Looking at Northern Ireland specifically, the issue with public charge points remains clear. In 2021, the Northern Ireland Assembly conducted a survey of 742 drivers. Whilst 89% of EV drivers had access to a charger at home, they were incredibly dissatisfied with the public charge points. The largest disadvantages of public charge points recorded were poor maintenance (77%), the lack of availability (68%), and inadequate locations (46%). As for non-EV owners, the Assembly discovered that a third of Northern Ireland’s housing is terraced houses and flats, and therefore, most respondents would not be able to install an EV charger. For non-EV owners, the poor state of public charging options could be a huge deterrent from switching to EVs if they have no private charging capacity. 

By combining the conclusions from these four surveys, numerous suggestions can be made for future decisions to incentivise the public use of EVs and improve the current issues EV drivers face.

These include:

  • Installing a higher number of charging points in public spaces
  • Increasing the frequency of rapid chargers to improve wait times
  • Giving drivers more information on the availability of charging points in their area and the options of operators and providers
  • Improving and investing in charging infrastructure so that public charge points are in central, well-lit areas that are accessible to disabled drivers
  • Making payment options such as charge cards and apps more convenient for users
  • Ensuring that public charge points are well maintained, as well as making it easier to report faults

The ramp-up of the hydrogen market and its derivatives requires a sufficient planning horizon to give operators the necessary investment security. This is complicated by the fact that legislation such as the RED or FuelEU Maritime does not include longer-term targets for RFNBOs. For the RED, the targets end in 2030, and for FuelEU Maritime, they end in 2034. Future legislation needs to be more ambitious and reach further into the future. The ReFuelEU Aviation exemplifies that the path to 2050 can be paved – even if the share of climate-friendly aviation fuels (SAF) and RFNBOs at 70% (with 35% RFNBO) is not yet in line with the climate neutrality target.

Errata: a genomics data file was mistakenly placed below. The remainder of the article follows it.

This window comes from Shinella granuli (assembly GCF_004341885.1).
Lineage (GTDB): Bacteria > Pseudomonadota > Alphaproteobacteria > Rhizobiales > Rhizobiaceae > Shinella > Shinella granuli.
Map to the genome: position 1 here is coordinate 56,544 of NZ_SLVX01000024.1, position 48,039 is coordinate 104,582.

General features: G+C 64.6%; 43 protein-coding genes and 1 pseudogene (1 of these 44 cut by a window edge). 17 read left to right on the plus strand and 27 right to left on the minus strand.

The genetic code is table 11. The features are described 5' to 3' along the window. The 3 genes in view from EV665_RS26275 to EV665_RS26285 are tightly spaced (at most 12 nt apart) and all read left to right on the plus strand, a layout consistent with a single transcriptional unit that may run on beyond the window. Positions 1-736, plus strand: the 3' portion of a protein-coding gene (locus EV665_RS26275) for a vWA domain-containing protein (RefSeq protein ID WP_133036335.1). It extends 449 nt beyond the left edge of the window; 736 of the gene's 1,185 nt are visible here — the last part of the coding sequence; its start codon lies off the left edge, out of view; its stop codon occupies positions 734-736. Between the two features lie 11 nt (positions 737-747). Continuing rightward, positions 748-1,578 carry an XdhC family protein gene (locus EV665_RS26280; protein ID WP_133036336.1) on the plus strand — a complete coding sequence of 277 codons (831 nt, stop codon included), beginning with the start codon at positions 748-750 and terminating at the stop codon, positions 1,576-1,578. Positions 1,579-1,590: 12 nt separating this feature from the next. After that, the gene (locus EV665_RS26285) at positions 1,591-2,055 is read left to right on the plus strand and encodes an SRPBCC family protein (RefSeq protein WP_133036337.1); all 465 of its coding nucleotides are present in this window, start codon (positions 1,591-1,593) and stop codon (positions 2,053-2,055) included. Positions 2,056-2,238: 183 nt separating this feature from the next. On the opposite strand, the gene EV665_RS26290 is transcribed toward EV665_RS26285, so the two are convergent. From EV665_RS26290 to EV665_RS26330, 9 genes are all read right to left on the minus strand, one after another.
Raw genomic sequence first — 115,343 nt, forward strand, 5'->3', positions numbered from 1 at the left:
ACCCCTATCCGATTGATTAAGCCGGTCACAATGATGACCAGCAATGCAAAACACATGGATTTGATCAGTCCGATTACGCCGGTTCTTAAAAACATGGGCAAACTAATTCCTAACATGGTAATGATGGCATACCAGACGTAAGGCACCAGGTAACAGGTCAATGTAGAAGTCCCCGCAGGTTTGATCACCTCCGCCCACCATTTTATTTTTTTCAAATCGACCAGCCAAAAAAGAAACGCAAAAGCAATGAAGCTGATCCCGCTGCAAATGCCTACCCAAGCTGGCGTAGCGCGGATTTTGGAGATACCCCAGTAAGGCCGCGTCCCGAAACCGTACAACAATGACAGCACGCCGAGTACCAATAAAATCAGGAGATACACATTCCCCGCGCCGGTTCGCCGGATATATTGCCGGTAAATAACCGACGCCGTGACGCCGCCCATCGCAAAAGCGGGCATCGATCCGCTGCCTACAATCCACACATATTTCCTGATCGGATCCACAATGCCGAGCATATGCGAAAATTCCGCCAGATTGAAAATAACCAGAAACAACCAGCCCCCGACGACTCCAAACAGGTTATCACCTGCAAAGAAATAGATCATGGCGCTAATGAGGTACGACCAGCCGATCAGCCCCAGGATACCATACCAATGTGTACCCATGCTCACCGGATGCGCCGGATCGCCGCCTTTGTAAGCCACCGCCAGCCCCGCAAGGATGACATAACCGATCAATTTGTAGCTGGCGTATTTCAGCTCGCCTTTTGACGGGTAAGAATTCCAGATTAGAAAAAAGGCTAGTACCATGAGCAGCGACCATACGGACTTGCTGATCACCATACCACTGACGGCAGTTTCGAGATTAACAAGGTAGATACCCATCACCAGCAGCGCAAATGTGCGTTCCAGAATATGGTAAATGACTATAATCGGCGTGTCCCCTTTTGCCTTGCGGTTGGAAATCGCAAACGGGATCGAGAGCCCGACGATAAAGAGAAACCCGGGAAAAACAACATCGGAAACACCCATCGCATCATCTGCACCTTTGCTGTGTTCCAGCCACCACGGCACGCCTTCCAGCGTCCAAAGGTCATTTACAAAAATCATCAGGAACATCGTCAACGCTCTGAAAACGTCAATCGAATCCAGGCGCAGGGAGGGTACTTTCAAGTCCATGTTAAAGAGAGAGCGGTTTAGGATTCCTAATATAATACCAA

It is vital that these proposals are considered for future policy, infrastructure, and investment decisions in the EU, UK and elsewhere to improve the overall experience of using EVs, particularly in public areas. Doing so will, in turn, make it more likely that more consumers will switch to using EVs. 

References:

IEA, “Global EV Outlook 2023,” 2023. [Online]. Available: https://www.iea.org/reports/global-ev-outlook-2023 

Shell Recharge, “EV Driver Survey Report,” 2023. [Online]. Available: https://a.storyblok.com/f/85281/x/f117d74319/sr_ev_driver_survey_2023_uk_final_version.pdf 

Department for Transport, “Electric Vehicle Charging Research: Survey with electric vehicle drivers,” 2022. [Online]. Available: https://assets.publishing.service.gov.uk/government/uploads/system/uploads/attachment_data/file/1078871/dft-ev-driver-survey-summary-report.pdf 

Northern Ireland Assembly, “Electric and Ultra-low emission vehicles: Public survey results,” 2021. [Online]. Available: http://www.niassembly.gov.uk/globalassets/documents/raise/publications/2017-2022/2021/infrastructure/4621.pdf 

European Commission, “Consumer Monitor 2022,” 2022. [Online]. Available: https://alternative-fuels-observatory.ec.europa.eu/system/files/documents/2023-06/2022%20EAFO_CountryReport_EU.pdf